Machines Can’t Cry
Hearing a late famous poet recite his own verses as if he were sitting right next to you, watching marionettes deliver a touching performance with no puppeteer pulling the strings, seeing the beauty of the world with the eyes of a loved one who passed away: three works in the show, each occupying a separate gallery room, deliver these experiences with the help of technology.
The Poetry Machine, is a vintage organ whose 122 keys are attached to a motley crew of speakers transmitting Leonard Cohen’s voice reading a different poem with each key that is touched. Interacting with the device felt like a séance: a husky-timbred oracle delivered messages that resonated with my emotions. The crisp and enveloping HiFi sound of the recordings made the invisible Cohen’ presence so convincing I’ll never again read his poems without it resonating in my mind.
Next door, Sad Waltz and the Dancer Who Couldn’t Dance, features two robots pulling the strings of puppets: a female dancer performing to a piano piece by Armenian composer Edward Mirzoyan, and the man who plays the instrument. I watched as the device awkwardly threw the dancer to the floor, her arms helplessly entangled in her own strings. Poignant and sorrowful music endowed an otherwise farcical moment.
Finally, a computer-operated slide projector rotates photographs by Bures Miller’s late grandfather, mostly sublime North American landscapes documented on his road trip to see a cancer specialist. The careful attention to detail and palpable admiration for the fleeting effects of light and shadow reveal the wisdom of a man who knows his time is running out but chooses not to hurry.
Although these works could not work without technology, I resented the devices, perhaps due to the emotional effects of each piece being too powerful to be produced by machines.
The highest virtue of Cardiff and Bures Miller’s works is that they prompted me, ironically through another machine,to call the loved ones who are still around, to order available books of Leonard Cohen’s poetry and to look up more music by Edward Mizroyan, all with the help of my IPhone. At a time when technology has become unavoidable, perhaps the best we can do is, just like Cardiff and Bures Miller, to employ it in ways that make us feel more human.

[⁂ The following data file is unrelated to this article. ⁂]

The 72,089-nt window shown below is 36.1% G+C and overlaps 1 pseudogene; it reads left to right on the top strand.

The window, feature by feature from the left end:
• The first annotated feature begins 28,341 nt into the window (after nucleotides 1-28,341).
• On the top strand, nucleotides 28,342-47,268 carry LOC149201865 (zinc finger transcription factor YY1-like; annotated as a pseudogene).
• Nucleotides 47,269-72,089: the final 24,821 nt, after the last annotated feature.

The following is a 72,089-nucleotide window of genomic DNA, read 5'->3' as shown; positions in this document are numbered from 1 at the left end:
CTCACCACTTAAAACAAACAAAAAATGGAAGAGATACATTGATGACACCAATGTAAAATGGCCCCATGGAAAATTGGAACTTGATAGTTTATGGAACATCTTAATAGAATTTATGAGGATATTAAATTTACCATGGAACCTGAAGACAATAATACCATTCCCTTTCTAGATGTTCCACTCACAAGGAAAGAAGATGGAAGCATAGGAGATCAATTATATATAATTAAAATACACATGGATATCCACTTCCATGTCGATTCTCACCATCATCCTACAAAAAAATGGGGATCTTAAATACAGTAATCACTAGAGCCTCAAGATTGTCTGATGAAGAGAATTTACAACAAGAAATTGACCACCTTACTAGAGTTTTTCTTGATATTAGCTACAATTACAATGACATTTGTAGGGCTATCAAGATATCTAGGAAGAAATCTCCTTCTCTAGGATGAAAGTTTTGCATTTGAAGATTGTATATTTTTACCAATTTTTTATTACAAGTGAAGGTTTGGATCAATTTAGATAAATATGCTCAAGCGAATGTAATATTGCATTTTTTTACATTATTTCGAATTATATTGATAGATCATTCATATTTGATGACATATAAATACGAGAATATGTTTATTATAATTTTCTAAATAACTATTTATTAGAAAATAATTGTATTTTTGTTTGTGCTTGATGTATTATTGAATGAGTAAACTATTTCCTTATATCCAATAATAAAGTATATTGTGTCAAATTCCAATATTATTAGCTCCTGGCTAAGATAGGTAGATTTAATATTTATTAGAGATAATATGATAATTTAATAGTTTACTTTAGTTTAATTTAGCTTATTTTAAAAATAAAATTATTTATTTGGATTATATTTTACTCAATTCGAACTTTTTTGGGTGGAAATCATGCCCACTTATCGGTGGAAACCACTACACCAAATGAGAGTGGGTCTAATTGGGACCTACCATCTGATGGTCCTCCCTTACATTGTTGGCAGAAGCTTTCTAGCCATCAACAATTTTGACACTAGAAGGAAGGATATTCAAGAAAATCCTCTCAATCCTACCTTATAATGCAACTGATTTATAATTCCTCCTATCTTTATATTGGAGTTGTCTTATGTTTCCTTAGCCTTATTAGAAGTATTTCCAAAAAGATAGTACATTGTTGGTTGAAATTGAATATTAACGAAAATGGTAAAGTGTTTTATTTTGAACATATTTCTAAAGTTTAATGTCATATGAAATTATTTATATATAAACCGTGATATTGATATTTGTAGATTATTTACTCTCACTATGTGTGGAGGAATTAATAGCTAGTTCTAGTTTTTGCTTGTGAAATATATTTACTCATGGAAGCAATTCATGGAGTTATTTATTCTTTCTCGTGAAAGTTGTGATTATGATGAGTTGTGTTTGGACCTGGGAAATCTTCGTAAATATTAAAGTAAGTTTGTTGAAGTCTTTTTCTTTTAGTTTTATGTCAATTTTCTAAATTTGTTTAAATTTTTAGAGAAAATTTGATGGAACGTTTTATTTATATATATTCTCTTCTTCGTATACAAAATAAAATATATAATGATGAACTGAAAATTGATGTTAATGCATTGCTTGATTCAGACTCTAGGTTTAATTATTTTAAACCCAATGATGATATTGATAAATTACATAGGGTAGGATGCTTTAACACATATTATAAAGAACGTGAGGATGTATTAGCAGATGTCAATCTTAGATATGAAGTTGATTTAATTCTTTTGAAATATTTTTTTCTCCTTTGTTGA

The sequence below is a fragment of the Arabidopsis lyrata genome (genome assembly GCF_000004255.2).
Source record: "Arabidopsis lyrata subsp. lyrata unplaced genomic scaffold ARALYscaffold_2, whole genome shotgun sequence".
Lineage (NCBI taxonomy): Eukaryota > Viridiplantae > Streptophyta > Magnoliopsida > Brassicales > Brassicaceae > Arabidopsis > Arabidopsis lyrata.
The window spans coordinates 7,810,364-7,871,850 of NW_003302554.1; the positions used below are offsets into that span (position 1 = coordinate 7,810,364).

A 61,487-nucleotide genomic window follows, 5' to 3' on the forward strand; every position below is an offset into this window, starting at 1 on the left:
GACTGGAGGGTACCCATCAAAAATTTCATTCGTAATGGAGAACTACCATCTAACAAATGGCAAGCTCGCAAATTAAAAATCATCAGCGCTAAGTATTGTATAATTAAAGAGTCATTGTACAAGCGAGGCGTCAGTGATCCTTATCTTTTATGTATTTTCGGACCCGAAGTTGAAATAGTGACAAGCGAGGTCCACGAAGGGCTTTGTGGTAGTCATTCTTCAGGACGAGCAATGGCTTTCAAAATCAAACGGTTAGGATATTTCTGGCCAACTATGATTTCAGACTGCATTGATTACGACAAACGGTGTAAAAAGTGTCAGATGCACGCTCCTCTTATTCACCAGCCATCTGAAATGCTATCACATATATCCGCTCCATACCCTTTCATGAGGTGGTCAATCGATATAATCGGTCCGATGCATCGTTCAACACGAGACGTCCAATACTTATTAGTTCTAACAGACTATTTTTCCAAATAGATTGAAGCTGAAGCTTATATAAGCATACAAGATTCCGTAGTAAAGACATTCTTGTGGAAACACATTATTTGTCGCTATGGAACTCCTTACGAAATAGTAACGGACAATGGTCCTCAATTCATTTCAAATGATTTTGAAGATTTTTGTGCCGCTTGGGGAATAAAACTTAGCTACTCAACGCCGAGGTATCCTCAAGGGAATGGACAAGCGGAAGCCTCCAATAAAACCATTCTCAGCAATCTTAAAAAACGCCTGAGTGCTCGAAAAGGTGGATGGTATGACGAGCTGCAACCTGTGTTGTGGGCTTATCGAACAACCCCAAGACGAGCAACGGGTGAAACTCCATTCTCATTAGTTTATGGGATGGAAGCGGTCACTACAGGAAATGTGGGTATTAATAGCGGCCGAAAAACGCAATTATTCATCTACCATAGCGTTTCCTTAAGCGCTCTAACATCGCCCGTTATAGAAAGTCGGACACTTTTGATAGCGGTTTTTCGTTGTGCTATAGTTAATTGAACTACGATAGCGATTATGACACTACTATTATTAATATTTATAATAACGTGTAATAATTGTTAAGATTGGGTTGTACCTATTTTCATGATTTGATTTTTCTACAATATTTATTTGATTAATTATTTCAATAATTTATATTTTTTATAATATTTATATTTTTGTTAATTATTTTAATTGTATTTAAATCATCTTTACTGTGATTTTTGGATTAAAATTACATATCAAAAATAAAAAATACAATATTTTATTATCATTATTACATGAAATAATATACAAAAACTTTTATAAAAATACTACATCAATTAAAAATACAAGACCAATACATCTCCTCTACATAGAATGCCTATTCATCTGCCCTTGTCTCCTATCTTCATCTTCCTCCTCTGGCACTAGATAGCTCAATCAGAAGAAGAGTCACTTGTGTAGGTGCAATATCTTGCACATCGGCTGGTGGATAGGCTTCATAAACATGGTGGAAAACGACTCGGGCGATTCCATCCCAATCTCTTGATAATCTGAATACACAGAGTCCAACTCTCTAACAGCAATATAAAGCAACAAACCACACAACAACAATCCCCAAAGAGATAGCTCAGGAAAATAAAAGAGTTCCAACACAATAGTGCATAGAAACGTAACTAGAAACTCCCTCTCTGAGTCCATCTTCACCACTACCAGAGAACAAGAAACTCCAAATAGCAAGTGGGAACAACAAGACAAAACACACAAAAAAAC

Janet Cardiff & George Bures Miller: The Poetry Machine and Other Works continues at Fraenkel Gallery (59 Geary Street, 4th Floor, San Francisco) through July 5th
Volume 32 no 6 July/August 2018 p 34
2 thoughts on “Machines Can’t Cry”
The specter of the future is invading more and more the art world, almost eerily. I know we can’t live without our smart phones or selfies, but can’t we just go back in time a little and turn back the clocks and live again without technology? Wouldn’t life be more beautiful, more aesthetic and less hectic? It seems that the art world plays an important role in first person in enhancing what we are all living today, a strange artificiality. This article touched me to the core; it’s what’s happening to today with our lives “when technology has become unavoidable” or has it?
Rather than art “enhancing what we are all living today” it seems to be “extracting” life with an even more negative connotation. With more focus on incorporating the use of technology in the art world there seems to be a loss of artists’ creativity, techniques and real abilities of visual expression.
I have two questions about what Elena says, “… technology has become unavoidable, perhaps the best we can do is, just like Cardiff and Bures Miller, to employ it in ways that make us feel more human.” First of all, is technology really unavoidable and secondly, how can it make us feel more human? I wonder if technology really has made our lives better and to what extent. I, for one, am computer dependent and can spend endless hours doing research in internet extending my curiosity on forever, while also playing video games at the end of a 14 hour stretch in front of a computer. Is my life any better for this? My phone goes with me wherever I go, keeping me connected throughout the day, lest I miss a message, a tweet, a photo, a piece of news, or maybe a phone call, but less of those nowadays. I do, however, remember when this same curiosity of mine was in paradise at the Free Library of Philadelphia or even the Library of Congress in DC.
Isn’t Cardiff and Bures Miller’s work really just a gimmick to attract the attention of all of us ADHD people out there?